With Marijuana Stocks at Low Tide, the Bankers Swoop In

With Marijuana Stocks at Low Tide, the Bankers Swoop In
With Marijuana Stocks at Low Tide, the Bankers Swoop In

One thing we know about bankers is that they know how to read charts. And what the charts are saying today about the cannabis sector is that marijuana stocks are cheap.

How cheap? Look at the chart.



The cannabis industry has been steadily growing and developing (and the sector itself is still in its infancy). But valuations across the cannabis space are essentially at a two-year low.

It’s a massive disconnect. Now several former investment bankers with the Big Banks are looking to capitalize on it.

Cannabis investors who have endured the long-and-irrational trough in cannabis stocks may look at this as opportunistic buying. However, the reality is that the $2 billion that these (former) JPMorgan (US:JPM) and Deutsche Bank (US:DBK) plan on injecting into the cannabis industry should be a welcome shot-in-the-arm for valuations.

Such news may also cause the short-sellers targeting cannabis stocks to take their profits (from the last 6 months) and run. As noted in a recent Seed Investor article, short positions in the cannabis sector are excessive by any measure.

Valuations are at a two-year low. Any substantial catalyst for a new rally in the sector could quickly morph into a painful short-squeeze.

As reported by Bloomberg (and covered by The Seed Investor), the new vehicle for these cannabis-related activities is Silver Spike Capital. The overall $2 billion that is planned for deployment is to be spread across direct lending and public and private equity investing.

Silver Spike plans to focus on direct lending, expecting to have $500 to $1 billion in place by Q4. Thanks to current, low valuations in the sector, Silver Spike’s CEO, Scott Gordon sees this as an especially lucrative opportunity.
 
“You can structure really interesting loans to very viable borrowers at juicy returns,” he said.

In other words, cannabis stocks are so over-sold that cannabis companies would rather borrow directly (even at relatively high rates) versus raising capital through selling their grossly under-valued stock. Investors (and short-sellers) take note.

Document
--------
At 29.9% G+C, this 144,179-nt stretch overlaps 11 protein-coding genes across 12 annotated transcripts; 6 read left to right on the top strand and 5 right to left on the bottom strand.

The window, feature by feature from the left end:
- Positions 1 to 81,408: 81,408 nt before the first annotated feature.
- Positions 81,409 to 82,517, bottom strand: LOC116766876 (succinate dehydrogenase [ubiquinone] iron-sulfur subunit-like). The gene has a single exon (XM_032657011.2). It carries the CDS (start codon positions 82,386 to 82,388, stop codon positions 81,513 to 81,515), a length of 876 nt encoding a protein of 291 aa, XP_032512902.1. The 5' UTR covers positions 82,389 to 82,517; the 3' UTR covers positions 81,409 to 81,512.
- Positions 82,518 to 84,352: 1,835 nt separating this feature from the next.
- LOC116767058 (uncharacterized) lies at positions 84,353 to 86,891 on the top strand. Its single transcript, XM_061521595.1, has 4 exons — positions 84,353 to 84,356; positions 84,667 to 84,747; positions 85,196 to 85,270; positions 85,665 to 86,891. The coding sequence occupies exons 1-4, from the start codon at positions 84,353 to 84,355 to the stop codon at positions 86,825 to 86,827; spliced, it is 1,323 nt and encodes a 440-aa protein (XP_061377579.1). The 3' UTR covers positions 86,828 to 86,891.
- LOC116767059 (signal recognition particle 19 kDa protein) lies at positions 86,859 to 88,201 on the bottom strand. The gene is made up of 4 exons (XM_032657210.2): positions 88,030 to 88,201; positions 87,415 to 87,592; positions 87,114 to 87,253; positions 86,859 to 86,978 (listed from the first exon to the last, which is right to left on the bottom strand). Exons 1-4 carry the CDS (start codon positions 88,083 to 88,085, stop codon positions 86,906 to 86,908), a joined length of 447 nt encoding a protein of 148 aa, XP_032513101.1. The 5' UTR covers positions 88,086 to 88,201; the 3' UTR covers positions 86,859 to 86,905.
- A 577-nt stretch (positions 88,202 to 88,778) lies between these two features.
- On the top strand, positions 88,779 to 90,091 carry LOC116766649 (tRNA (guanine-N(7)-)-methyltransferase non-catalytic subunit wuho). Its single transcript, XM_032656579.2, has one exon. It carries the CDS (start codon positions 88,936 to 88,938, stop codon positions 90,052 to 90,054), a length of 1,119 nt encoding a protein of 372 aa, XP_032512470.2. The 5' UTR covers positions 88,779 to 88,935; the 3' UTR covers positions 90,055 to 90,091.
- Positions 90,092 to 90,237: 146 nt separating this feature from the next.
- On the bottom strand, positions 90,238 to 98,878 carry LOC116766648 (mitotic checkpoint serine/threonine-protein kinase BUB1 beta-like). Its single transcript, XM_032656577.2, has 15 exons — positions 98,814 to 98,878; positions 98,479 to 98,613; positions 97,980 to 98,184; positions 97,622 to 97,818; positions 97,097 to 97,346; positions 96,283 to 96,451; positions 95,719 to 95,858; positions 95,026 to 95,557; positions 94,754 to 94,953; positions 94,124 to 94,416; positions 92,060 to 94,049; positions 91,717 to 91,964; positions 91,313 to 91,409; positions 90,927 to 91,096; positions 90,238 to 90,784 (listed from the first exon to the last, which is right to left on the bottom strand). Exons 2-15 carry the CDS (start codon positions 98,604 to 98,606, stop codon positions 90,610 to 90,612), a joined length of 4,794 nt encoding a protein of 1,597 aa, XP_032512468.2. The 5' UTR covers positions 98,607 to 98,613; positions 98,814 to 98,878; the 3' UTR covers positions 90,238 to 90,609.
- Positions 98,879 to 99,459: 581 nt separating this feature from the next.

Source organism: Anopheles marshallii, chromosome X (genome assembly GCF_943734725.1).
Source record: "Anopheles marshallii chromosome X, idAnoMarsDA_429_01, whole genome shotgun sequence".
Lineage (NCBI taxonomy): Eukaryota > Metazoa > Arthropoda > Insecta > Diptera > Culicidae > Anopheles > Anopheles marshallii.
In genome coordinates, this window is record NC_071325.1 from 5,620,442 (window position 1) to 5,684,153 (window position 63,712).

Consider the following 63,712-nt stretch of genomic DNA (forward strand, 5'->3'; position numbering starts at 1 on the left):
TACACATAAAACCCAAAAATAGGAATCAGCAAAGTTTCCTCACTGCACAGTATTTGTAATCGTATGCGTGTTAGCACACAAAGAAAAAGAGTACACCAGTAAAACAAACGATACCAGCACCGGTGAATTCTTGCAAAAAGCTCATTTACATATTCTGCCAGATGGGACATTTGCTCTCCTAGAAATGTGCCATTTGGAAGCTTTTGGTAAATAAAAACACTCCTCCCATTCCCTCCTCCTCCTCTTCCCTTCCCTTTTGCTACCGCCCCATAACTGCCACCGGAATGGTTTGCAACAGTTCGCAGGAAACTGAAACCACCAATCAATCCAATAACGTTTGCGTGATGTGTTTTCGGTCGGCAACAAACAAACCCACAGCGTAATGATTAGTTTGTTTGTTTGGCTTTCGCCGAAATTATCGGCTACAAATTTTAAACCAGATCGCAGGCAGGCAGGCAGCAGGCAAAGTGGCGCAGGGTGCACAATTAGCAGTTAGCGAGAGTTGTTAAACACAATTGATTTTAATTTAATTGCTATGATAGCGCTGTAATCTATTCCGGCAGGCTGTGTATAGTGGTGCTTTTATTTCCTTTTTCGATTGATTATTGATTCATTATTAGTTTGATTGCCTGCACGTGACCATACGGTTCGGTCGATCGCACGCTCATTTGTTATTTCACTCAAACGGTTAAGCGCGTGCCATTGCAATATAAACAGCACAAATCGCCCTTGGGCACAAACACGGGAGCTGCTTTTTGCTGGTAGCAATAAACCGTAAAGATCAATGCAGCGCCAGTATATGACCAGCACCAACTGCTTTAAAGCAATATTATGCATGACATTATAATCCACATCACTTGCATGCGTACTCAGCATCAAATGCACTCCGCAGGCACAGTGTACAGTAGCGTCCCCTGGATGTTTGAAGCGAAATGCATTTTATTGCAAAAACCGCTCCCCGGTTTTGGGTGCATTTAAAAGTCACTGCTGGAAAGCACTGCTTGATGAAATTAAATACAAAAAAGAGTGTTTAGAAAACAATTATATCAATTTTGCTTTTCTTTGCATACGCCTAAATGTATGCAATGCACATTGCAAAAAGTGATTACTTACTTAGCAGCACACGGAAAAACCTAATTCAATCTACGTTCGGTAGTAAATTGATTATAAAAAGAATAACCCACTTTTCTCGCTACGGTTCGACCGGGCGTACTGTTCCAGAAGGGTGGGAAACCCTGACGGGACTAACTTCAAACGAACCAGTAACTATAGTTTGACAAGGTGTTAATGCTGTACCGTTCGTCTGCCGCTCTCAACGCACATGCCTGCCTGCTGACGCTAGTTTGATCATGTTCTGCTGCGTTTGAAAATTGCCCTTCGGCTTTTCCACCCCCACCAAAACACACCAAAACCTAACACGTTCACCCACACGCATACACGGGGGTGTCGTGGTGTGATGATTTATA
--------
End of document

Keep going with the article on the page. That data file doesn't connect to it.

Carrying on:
What happens when cannabis stocks reverse higher? Investors who have been in this space for a few years can answer that question.



Cannabis stocks can move from floor to ceiling with lightning speed. The Index for North American cannabis stocks more than tripled in 2 ½ months at the end of 2017.

There is one very important difference between the peak of that rally (on January 8, 2018) and the current, brutal trough in marijuana stocks.

The valuations seen at that peak were simply premature. Cannabis will be a trillion-dollar global industry over the long term – once governments get out of the way and allow full commercialization of this Miracle Plant.

The current trough in valuations is totally irrational. Cannabis revenues in the Canadian cannabis industry have been soaring since April at a double-digit rate. Valuations have been moving in the opposite direction.

In the United States, cannabis stocks are even more heavily discounted to regulatory uncertainty and inefficiency. Yet in 2019 alone, over 1,100 state and federal bills have been tabled for cannabis reform.

The SAFE banking bill has now been passed in the House of Representatives. The FDA has promised to roll out a new regulatory framework for CBD commerce this year. Congress has been holding direct hearings for the national legalization of cannabis. And the list goes on and on.

We are seeing a total disconnect between what these cannabis companies are worth and the market caps of these companies, generated by their rock-bottom share prices.

What is the one thing worse than being a cannabis investor, who has had to endure this long, brutal and totally unjustified plunge? Being heavily positioned on the short side of the cannabis industry when the stocks go on a run.
 

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